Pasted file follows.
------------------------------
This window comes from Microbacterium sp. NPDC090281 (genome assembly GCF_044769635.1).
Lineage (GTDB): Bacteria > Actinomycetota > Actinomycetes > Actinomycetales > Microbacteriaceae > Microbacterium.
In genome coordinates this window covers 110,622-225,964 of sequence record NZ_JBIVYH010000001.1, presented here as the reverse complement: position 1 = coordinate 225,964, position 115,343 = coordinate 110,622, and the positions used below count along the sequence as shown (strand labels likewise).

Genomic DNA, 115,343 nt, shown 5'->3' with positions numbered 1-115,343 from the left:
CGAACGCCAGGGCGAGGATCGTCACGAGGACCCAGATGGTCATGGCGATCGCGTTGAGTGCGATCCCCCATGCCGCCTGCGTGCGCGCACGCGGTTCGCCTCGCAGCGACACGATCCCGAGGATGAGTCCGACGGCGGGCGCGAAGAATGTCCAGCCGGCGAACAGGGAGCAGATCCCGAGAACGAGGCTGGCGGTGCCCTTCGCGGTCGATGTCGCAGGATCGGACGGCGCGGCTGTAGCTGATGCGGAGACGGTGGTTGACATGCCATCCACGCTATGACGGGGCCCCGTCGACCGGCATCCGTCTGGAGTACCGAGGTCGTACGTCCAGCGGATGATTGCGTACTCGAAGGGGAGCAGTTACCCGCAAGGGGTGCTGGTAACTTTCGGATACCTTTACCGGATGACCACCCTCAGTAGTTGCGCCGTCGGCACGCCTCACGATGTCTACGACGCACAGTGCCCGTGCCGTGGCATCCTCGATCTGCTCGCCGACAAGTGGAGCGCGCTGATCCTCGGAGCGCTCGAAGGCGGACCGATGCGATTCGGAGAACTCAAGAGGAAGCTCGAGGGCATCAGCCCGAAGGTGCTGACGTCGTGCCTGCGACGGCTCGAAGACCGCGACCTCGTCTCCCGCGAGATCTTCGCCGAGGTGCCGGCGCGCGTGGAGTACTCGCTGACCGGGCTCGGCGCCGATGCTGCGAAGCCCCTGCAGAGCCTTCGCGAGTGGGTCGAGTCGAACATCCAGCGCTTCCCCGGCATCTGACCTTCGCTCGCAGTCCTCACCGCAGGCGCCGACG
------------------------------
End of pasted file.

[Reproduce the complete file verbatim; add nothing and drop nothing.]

This window comes from Microbacterium sp. NPDC090281 (genome assembly GCF_044769635.1).
Lineage (GTDB): Bacteria > Actinomycetota > Actinomycetes > Actinomycetales > Microbacteriaceae > Microbacterium.
In genome coordinates this window covers 110,622-225,964 of sequence record NZ_JBIVYH010000001.1, presented here as the reverse complement: position 1 = coordinate 225,964, position 115,343 = coordinate 110,622, and the positions used below count along the sequence as shown (strand labels likewise).

Genomic DNA, 115,343 nt, shown 5'->3' with positions numbered 1-115,343 from the left:
CGAACGCCAGGGCGAGGATCGTCACGAGGACCCAGATGGTCATGGCGATCGCGTTGAGTGCGATCCCCCATGCCGCCTGCGTGCGCGCACGCGGTTCGCCTCGCAGCGACACGATCCCGAGGATGAGTCCGACGGCGGGCGCGAAGAATGTCCAGCCGGCGAACAGGGAGCAGATCCCGAGAACGAGGCTGGCGGTGCCCTTCGCGGTCGATGTCGCAGGATCGGACGGCGCGGCTGTAGCTGATGCGGAGACGGTGGTTGACATGCCATCCACGCTATGACGGGGCCCCGTCGACCGGCATCCGTCTGGAGTACCGAGGTCGTACGTCCAGCGGATGATTGCGTACTCGAAGGGGAGCAGTTACCCGCAAGGGGTGCTGGTAACTTTCGGATACCTTTACCGGATGACCACCCTCAGTAGTTGCGCCGTCGGCACGCCTCACGATGTCTACGACGCACAGTGCCCGTGCCGTGGCATCCTCGATCTGCTCGCCGACAAGTGGAGCGCGCTGATCCTCGGAGCGCTCGAAGGCGGACCGATGCGATTCGGAGAACTCAAGAGGAAGCTCGAGGGCATCAGCCCGAAGGTGCTGACGTCGTGCCTGCGACGGCTCGAAGACCGCGACCTCGTCTCCCGCGAGATCTTCGCCGAGGTGCCGGCGCGCGTGGAGTACTCGCTGACCGGGCTCGGCGCCGATGCTGCGAAGCCCCTGCAGAGCCTTCGCGAGTGGGTCGAGTCGAACATCCAGCGCTTCCCCGGCATCTGACCTTCGCTCGCAGTCCTCACCGCAGGCGCCGACG